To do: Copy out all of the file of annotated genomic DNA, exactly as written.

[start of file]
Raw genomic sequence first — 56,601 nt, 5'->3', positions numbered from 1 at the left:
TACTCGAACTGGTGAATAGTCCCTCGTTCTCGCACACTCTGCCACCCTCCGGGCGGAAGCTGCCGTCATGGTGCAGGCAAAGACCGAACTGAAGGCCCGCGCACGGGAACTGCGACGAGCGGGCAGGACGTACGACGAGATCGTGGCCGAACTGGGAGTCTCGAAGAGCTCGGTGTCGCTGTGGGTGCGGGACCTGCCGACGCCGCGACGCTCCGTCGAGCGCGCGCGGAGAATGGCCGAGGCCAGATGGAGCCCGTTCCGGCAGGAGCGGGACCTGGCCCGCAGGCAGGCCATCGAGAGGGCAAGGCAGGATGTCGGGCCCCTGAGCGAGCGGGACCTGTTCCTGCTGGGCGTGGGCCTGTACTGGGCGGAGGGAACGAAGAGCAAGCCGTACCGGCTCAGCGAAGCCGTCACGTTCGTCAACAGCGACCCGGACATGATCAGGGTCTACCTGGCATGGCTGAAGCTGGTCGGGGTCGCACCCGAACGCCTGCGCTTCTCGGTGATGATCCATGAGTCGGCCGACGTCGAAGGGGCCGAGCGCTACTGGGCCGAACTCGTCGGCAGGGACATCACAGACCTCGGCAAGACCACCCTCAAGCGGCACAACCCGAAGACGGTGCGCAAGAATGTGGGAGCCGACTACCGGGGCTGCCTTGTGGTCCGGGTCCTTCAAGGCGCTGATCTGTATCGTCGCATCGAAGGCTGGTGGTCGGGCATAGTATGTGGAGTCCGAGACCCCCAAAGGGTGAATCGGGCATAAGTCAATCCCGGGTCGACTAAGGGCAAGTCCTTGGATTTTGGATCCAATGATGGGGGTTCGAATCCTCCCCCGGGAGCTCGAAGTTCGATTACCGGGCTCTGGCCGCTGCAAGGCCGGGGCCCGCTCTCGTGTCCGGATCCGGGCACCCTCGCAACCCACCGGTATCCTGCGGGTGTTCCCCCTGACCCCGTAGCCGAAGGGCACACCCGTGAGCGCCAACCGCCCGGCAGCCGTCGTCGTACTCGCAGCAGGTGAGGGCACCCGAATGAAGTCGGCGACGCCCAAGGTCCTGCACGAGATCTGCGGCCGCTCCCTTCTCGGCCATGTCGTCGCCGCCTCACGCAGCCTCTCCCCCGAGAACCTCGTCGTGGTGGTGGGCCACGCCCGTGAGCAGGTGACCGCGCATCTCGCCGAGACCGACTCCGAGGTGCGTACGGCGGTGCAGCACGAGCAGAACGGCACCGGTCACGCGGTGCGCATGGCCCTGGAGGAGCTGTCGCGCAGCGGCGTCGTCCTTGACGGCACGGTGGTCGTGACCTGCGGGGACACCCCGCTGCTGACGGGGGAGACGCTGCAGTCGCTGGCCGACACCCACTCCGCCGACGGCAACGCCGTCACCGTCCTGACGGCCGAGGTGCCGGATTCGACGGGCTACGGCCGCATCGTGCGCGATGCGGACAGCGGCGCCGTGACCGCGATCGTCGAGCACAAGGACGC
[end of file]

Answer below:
Raw genomic sequence first — 56,601 nt, 5'->3', positions numbered from 1 at the left:
TACTCGAACTGGTGAATAGTCCCTCGTTCTCGCACACTCTGCCACCCTCCGGGCGGAAGCTGCCGTCATGGTGCAGGCAAAGACCGAACTGAAGGCCCGCGCACGGGAACTGCGACGAGCGGGCAGGACGTACGACGAGATCGTGGCCGAACTGGGAGTCTCGAAGAGCTCGGTGTCGCTGTGGGTGCGGGACCTGCCGACGCCGCGACGCTCCGTCGAGCGCGCGCGGAGAATGGCCGAGGCCAGATGGAGCCCGTTCCGGCAGGAGCGGGACCTGGCCCGCAGGCAGGCCATCGAGAGGGCAAGGCAGGATGTCGGGCCCCTGAGCGAGCGGGACCTGTTCCTGCTGGGCGTGGGCCTGTACTGGGCGGAGGGAACGAAGAGCAAGCCGTACCGGCTCAGCGAAGCCGTCACGTTCGTCAACAGCGACCCGGACATGATCAGGGTCTACCTGGCATGGCTGAAGCTGGTCGGGGTCGCACCCGAACGCCTGCGCTTCTCGGTGATGATCCATGAGTCGGCCGACGTCGAAGGGGCCGAGCGCTACTGGGCCGAACTCGTCGGCAGGGACATCACAGACCTCGGCAAGACCACCCTCAAGCGGCACAACCCGAAGACGGTGCGCAAGAATGTGGGAGCCGACTACCGGGGCTGCCTTGTGGTCCGGGTCCTTCAAGGCGCTGATCTGTATCGTCGCATCGAAGGCTGGTGGTCGGGCATAGTATGTGGAGTCCGAGACCCCCAAAGGGTGAATCGGGCATAAGTCAATCCCGGGTCGACTAAGGGCAAGTCCTTGGATTTTGGATCCAATGATGGGGGTTCGAATCCTCCCCCGGGAGCTCGAAGTTCGATTACCGGGCTCTGGCCGCTGCAAGGCCGGGGCCCGCTCTCGTGTCCGGATCCGGGCACCCTCGCAACCCACCGGTATCCTGCGGGTGTTCCCCCTGACCCCGTAGCCGAAGGGCACACCCGTGAGCGCCAACCGCCCGGCAGCCGTCGTCGTACTCGCAGCAGGTGAGGGCACCCGAATGAAGTCGGCGACGCCCAAGGTCCTGCACGAGATCTGCGGCCGCTCCCTTCTCGGCCATGTCGTCGCCGCCTCACGCAGCCTCTCCCCCGAGAACCTCGTCGTGGTGGTGGGCCACGCCCGTGAGCAGGTGACCGCGCATCTCGCCGAGACCGACTCCGAGGTGCGTACGGCGGTGCAGCACGAGCAGAACGGCACCGGTCACGCGGTGCGCATGGCCCTGGAGGAGCTGTCGCGCAGCGGCGTCGTCCTTGACGGCACGGTGGTCGTGACCTGCGGGGACACCCCGCTGCTGACGGGGGAGACGCTGCAGTCGCTGGCCGACACCCACTCCGCCGACGGCAACGCCGTCACCGTCCTGACGGCCGAGGTGCCGGATTCGACGGGCTACGGCCGCATCGTGCGCGATGCGGACAGCGGCGCCGTGACCGCGATCGTCGAGCACAAGGACGC